The DAB version has been ported to Linux Debian 9, 64-Bit. The result is a working solution, its properties shortly described here. The goal was to find out whether it is possible to run the DAB version of QIRX on Linux/Mono with the same Windows codebase. This could reached only partly, mainly due to the incompatiblity of the C# files automatically produced by the Windows Forms Designer. Under Mono, these showed often unacceptable behaviour in their original form.
Binary compatibility. The .NET assemblies produced with the Windows compiler run on Mono. However, the sources also have been ported to Linux, because of the testing and debugging necessities.
Development IDE. Monodevelop V7.4 (build 1035) has been used as the C# IDE. After having been updated to its latest version it run very stable. The version installable from the Debian package manager crashed reliably and should not be used. It is possible to directly import Visual Studio Solutions and Projects into Monodevelop, this being a great feature. Debugging is fairly comfortable, although everything seems to go a little slower than on Windows. However, this might have been due to using a Remote Desktop Windows-Linux environment, working very well.
Mono Upgrade. The Mono offered in the Debian package manager was outdated as well. The upgrade to the version 5.10 has been far from being a smooth experience. It took quite a while to find out how to update and export the necessary public keys for the update procedure to work.
C/C++ Libraries. The libraries necessary for the Viterbi and Reed-Solomon error correction and the MP2 audio decoding could be compiled and linked without any problems. Consisting of only a few files, they were compiled and linked "by hand". On the other hand, the libfaad library responisble for the AAC audio decoding consists of many C-files. Although this library is contained in the Debian distribution, it was built from the identical files having been used on Windows. The selected CodeLite IDE has been doing the job very well.
Not using the built-in libfaad had the reason that QIRX reliably crashed when it came to AAC decoding. An incompatibility with the libfaad used on Windows has been suspected. However, this was not the case. The culprit was an incompatibility between the Windows and the Linux (gcc) compiler with respect to the "long" data type . The former treats it - also in 64-Bit systems - as 32-Bit number, the latter as 64-Bit number. After a P/Invoke structure used by the "NeAACDecode" function had got a platform-specific change, everything worked as expected.
No spectra. The MS-Chart available in .Net Windows does not work in Mono.
Although the namespaces are all available in Monodevelop,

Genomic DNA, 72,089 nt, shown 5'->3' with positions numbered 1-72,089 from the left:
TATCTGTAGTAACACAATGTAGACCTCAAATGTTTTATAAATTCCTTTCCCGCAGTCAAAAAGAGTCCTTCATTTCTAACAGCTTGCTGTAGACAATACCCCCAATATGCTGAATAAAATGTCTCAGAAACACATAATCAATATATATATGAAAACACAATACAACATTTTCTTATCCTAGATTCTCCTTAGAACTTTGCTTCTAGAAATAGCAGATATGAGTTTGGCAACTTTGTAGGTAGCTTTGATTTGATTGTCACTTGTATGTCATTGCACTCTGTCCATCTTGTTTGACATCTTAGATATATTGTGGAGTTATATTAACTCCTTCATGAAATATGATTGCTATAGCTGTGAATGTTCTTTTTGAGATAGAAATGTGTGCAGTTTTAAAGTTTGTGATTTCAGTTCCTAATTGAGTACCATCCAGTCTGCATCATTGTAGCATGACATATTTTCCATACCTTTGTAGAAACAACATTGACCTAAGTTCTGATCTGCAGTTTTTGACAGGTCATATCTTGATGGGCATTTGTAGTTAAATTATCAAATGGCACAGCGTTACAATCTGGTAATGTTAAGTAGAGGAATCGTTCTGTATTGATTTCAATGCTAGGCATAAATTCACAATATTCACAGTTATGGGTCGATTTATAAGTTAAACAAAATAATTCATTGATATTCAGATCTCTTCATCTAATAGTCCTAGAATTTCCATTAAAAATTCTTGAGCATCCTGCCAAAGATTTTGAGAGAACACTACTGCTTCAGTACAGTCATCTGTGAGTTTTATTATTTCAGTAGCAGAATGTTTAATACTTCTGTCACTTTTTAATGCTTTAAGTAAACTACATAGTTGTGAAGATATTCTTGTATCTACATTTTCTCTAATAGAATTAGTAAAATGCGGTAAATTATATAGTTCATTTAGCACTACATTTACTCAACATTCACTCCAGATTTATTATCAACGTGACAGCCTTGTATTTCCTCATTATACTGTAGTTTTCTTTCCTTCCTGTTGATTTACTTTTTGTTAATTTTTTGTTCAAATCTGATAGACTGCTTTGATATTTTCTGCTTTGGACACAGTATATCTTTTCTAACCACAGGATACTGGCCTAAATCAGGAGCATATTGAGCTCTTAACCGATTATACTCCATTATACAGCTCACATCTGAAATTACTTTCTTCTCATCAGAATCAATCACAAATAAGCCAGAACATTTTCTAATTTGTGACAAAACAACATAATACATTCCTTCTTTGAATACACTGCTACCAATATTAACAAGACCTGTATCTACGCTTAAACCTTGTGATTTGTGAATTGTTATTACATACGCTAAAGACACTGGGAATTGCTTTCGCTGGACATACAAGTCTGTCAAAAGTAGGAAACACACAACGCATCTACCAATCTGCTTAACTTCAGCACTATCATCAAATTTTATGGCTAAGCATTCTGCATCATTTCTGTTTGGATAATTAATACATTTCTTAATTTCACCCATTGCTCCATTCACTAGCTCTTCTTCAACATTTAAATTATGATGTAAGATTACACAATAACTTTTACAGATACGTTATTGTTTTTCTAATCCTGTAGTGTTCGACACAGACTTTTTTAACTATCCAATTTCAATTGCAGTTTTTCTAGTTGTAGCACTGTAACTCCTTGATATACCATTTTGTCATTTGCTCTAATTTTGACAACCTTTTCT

the functionality is not, important functions throw a NotImplementedException.
No Linux audio. NAudio does not work under Linux, as is well-known. Although a C# binding exists for the popular
it was abandoned after learning from the examples
that the blocking mode would not work. The (normally used) alternative with callback functions was not tried because the solution with P/Invoke
callbacks seemed very complicated. No C# examples were available.
As a consequence, the Audio .wav recorder is not available.
As a replacement, the solution to stream the audio via UDP broadcast was selected. It is a well-functioning and very simple work-around.
General GUI. Another source of incompatibility is the general Windows Forms behaviour. Not everything works like in the original on Windows. Resizing, Anchoring, Transparent backgrounds of bitmaps are examples of incompatiblities. These are not nice, but tolerable for the more experimental purpose followed here. However, in a production environment one had to find different solutions.
Conditional Compilation. The only parts of conditional compilation are the selections of the P/Invoke C++ DLLs (Shared Objects in Linux) in the C# code. Although Mono describes a runtime solution for the problem, this path was not followed. Instead, all P/Invoke interfaces were concentrated in one single project, and the switch between the Windows ".dll" and the Linux ".so" files is made with a conditional compile. The library names must be present at compile-time.
P/Invoke. Amazingly, with one exception the interfacing between Mono and native C code worked very smoothly.
Linux specifics must of course be observed, in particular the search algorithm for .so shared libraries.
The .so is NOT found when present in the path where the "exe" resides, in contrast to Windows.
As described above, one source of grief has been the fact that the Windows C-compiler treats the "long" data type as 32-Bit, whereas the gcc compiler treats it as 64-Bit. Forgetting about this fact can easily result in many hours of troubleshooting.
Runtime Platform Distinction. During runtime, platform-specific distinctions must be made in a number of code locations, often due to GUI incompatibilities. As the platform detection is very easy, this has been no principal source of trouble, it just caused a lot of testing.
The performance is disappointing. On an i7-equipped notebook (about 5 years old), the DAB services with the highest bit rates of 144kbit/s cannot be decoded within the necessary 96ms time frame, whereas the very same machine running under Windows7 has no problem decoding those services. The following pictures may give a hint for the reason. In both cases, Linux and Windows, the rtl_tcp I/Q data server was running on another machine.
The future and usability in production environments etc. of Mono, .NET Core and the like is not clear. A more or less comprehensive overview of the situation might be found on Stackoverflow.